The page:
The beloved stars of Laverne & Shirley were quick to overcome their differences

By Christina Dugan
December 18, 2018 04:25 PM
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They starred on the beloved sitcom Laverne & Shirley for eight seasons from 1976 to 1983, but Cindy Williams’ abrupt exit left Penny Marshall searching for answers.

“It was all insanity,” Marshall told the Archive of American Television in 2016 of Williams’ sudden exit from the show. “I was going out in front of the audience and they said, ‘What happened with Cindy?’ It was a drag. She said they didn’t want her back. There was all this garbage that was said, but no, it was [her husband]… I missed her not being there.”

Williams, who became pregnant with her first child with her husband at the time, Bill Hudson, told the Today show in 2015 that the departure had precedence.

“I had recently gotten married and I was pregnant and I thought I was going to come back and they’d hide me behind benches, couches, pillows, and that wasn’t it,” she said. “When it came time for me to sign my contract for that season, they had me working on my due date to have my baby and I said, ‘I can’t sign this,’ and it went back and forth and back and forth and it just never got worked out.”

While there was momentary strife in their friendship, the duo was quick to overcome their differences.

“It’s like an Italian family at a dinner table on Sunday and somebody doesn’t pass the celery properly,” Cindy told Entertainment Tonight in 2015. “There’s always going to be arguments.”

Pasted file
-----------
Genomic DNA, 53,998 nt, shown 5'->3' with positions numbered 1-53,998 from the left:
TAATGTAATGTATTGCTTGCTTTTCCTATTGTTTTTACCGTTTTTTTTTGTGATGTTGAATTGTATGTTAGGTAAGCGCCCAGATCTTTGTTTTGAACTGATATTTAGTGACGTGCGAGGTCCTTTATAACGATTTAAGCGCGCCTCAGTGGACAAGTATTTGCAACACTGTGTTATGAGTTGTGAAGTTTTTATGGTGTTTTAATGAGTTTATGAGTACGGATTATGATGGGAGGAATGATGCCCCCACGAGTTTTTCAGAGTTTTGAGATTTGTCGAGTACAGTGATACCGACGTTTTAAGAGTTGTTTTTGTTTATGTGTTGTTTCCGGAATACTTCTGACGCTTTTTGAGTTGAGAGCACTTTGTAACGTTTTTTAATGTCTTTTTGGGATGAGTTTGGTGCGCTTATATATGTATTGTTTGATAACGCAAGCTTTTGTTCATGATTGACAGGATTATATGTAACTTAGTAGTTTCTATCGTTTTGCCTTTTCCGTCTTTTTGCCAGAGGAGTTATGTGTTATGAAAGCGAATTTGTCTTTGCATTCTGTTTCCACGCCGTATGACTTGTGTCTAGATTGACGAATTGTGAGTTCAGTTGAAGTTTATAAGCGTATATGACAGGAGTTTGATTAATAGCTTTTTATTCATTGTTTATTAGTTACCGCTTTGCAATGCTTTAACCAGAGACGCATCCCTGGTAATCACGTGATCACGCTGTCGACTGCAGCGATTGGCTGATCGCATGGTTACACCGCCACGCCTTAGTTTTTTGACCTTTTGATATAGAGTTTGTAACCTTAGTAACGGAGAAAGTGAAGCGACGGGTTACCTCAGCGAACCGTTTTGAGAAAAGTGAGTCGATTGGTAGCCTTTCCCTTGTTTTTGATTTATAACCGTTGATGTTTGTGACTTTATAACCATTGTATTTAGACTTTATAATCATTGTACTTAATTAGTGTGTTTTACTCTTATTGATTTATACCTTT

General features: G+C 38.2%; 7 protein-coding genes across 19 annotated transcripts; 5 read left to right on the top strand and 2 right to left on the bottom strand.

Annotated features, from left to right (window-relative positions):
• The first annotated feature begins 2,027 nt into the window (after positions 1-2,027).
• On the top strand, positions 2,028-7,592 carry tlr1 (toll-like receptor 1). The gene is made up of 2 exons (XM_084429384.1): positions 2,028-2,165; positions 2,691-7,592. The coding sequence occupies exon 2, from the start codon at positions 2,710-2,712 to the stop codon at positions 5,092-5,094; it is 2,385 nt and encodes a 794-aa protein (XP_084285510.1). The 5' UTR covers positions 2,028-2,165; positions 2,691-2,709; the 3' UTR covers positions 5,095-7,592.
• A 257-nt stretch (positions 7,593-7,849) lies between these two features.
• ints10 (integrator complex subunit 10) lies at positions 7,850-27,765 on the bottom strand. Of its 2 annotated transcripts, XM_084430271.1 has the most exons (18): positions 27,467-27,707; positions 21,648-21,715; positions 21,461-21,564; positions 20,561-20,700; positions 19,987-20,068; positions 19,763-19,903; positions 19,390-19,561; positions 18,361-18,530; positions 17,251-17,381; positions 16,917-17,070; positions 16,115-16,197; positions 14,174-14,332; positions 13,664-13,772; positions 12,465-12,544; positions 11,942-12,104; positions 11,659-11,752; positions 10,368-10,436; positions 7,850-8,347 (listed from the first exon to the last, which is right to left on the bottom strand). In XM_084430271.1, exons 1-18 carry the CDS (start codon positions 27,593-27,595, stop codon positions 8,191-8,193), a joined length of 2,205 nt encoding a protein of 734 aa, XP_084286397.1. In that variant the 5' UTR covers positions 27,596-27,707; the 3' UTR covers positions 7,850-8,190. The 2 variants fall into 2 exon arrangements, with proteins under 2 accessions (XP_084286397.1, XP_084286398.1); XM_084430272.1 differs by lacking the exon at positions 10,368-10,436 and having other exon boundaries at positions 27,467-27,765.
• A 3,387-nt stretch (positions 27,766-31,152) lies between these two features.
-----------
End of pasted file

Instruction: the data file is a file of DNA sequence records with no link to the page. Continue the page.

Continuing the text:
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And in the end, they all had one goal in mind.

“It was a show about happiness and, in the end, that was everyone’s goal,” said Williams. She added, “I go to Penny’s house I get in bed with her and we watch TV. She’s like my sister.”

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Marshall died Monday night at her Hollywood Hills home of complications from diabetes. She had previously been diagnosed with brain and lung cancer in 2009 before going into remission by 2012.

“Our family is heartbroken over the passing of Penny Marshall,” her family said in a statement. “Penny was a girl from the Bronx, who came out West, put a cursive ‘L’ on her sweater and transformed herself into a Hollywood success story. We hope her life continues to inspire others to spend time with family, work hard and make all of their dreams come true.”

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In 1988, with Big, she became the first woman in Hollywood history to direct a movie that grossed more than $100 million at the box office. Two years later, her drama Awakenings earned a Best Picture nomination. And in 1992, she topped $100 million again with A League of Their Own.

“For me, it was just something to do,” Marshall said in 1996, reflecting on how she transitioned from acting to directing. “If I failed, I had my excuse: I was an actress, not a director.”

Penny is survived by her older sister Ronny, daughter Tracy Reiner, and three grandchildren: Spencer, Bella and Viva.